Again, according to the preferred form of the invention, the mating members are secured together by mechanical fasteners and preferably include mechanical fasteners which penetrate the reinforcing members.
Again, according to the preferred form of the invention, the reinforcing members are metal strips formed into a square wave form.
Again, according to the preferred form of the invention, the mating plastic members define longitudinal cavities therebetween spaced inwardly from said channels.
In a particularly preferred form of the invention, the matted synthetic plastic members are identical and each has a transverse wall having a thickness less that one-half of the thickness of the product and a width substantially equal to the width of the product. The transverse wall of each member has a generally planar outer side presented to the exterior of the product and an inner side presented to the interior of the product, and at one longitudinal edge the transverse wall has an edge wall extending right angularly from its planar face a distance equal to the thickness of the product. The transverse wall further has a first longitudinal relatively thick flange or leg projecting from the inner side thereof spaced close to and extending parallel to the edge wall. The inner side of the transverse wall is recessed between the first leg and the edge wall.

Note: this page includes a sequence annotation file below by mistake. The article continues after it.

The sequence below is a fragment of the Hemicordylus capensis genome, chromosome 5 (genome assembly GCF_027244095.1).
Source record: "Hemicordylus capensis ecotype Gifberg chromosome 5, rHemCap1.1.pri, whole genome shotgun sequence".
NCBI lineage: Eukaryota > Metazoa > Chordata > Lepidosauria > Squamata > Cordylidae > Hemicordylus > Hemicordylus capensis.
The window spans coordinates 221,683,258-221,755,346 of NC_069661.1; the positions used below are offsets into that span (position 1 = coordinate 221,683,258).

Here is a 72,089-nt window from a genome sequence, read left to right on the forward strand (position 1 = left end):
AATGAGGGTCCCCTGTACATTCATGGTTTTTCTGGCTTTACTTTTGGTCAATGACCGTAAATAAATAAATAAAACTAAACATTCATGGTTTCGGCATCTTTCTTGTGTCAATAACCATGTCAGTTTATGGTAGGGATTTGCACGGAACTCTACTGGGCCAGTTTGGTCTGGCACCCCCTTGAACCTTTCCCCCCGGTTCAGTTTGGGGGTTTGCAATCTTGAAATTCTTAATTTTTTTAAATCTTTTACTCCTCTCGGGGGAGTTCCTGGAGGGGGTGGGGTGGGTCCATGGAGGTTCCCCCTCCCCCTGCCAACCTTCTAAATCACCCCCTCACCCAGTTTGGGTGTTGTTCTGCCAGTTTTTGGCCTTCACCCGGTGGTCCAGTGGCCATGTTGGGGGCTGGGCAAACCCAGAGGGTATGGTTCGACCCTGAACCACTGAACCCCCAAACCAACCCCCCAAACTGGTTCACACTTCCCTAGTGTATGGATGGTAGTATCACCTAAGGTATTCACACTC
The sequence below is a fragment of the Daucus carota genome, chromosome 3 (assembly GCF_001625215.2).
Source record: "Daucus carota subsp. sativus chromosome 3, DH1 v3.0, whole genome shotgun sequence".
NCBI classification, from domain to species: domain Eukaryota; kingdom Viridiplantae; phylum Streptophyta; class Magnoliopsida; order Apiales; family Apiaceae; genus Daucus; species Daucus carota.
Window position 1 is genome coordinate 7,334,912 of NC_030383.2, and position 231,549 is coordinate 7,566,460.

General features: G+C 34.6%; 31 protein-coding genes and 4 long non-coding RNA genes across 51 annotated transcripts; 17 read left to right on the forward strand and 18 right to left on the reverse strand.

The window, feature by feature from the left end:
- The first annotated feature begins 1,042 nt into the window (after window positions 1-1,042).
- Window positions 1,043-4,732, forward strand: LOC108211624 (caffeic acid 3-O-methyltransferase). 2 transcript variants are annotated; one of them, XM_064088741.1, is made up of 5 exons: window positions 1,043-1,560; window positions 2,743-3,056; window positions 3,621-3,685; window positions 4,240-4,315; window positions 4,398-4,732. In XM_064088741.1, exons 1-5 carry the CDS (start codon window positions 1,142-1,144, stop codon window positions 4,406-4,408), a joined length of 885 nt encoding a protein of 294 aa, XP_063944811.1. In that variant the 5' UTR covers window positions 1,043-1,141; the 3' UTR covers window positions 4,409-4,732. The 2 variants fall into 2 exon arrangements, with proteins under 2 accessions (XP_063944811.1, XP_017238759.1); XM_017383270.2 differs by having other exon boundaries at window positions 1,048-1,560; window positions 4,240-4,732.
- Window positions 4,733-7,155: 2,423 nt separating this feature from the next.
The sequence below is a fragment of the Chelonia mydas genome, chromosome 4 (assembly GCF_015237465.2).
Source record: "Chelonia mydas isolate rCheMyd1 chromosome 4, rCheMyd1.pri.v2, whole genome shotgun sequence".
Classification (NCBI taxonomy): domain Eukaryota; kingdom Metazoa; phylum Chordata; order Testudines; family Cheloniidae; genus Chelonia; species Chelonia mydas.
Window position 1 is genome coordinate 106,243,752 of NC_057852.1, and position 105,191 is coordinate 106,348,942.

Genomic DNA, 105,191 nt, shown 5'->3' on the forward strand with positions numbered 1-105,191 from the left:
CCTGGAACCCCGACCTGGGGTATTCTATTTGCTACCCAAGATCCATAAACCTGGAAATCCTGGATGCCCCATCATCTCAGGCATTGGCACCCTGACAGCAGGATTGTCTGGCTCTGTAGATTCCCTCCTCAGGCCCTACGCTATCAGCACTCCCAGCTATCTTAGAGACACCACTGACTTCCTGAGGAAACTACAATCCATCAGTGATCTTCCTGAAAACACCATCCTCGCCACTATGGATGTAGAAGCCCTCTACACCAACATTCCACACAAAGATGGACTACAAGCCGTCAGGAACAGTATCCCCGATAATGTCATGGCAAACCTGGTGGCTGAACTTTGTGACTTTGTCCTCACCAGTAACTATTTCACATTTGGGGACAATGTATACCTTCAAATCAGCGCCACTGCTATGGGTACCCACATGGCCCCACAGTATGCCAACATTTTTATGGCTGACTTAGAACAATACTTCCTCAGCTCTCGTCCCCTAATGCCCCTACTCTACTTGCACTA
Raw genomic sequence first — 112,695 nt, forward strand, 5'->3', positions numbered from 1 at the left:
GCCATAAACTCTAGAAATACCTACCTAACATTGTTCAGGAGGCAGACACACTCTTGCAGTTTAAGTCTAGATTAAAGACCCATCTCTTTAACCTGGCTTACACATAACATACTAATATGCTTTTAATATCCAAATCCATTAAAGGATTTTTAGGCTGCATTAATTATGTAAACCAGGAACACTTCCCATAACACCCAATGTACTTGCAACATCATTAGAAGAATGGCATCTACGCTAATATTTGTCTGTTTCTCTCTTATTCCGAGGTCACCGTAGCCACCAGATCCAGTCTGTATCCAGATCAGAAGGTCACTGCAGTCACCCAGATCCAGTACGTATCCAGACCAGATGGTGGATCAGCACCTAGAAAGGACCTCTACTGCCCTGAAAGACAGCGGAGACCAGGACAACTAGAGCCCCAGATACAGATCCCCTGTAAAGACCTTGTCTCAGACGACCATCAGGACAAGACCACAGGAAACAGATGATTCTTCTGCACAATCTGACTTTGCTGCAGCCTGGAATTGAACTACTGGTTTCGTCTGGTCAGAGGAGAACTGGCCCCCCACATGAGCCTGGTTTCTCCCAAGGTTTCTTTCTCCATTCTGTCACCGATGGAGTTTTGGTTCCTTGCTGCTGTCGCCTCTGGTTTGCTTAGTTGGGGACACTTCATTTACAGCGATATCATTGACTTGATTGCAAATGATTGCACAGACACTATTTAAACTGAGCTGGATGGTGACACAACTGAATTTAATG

The other longitudinal edge of the transverse wall opposite to the edge wall is reduced in thickness on its inner side over a narrow band along its length to provide on the inner side thereof a longitudinal shoulder spaced from the edge a distance equal to the spacing of the first leg from the edge wall.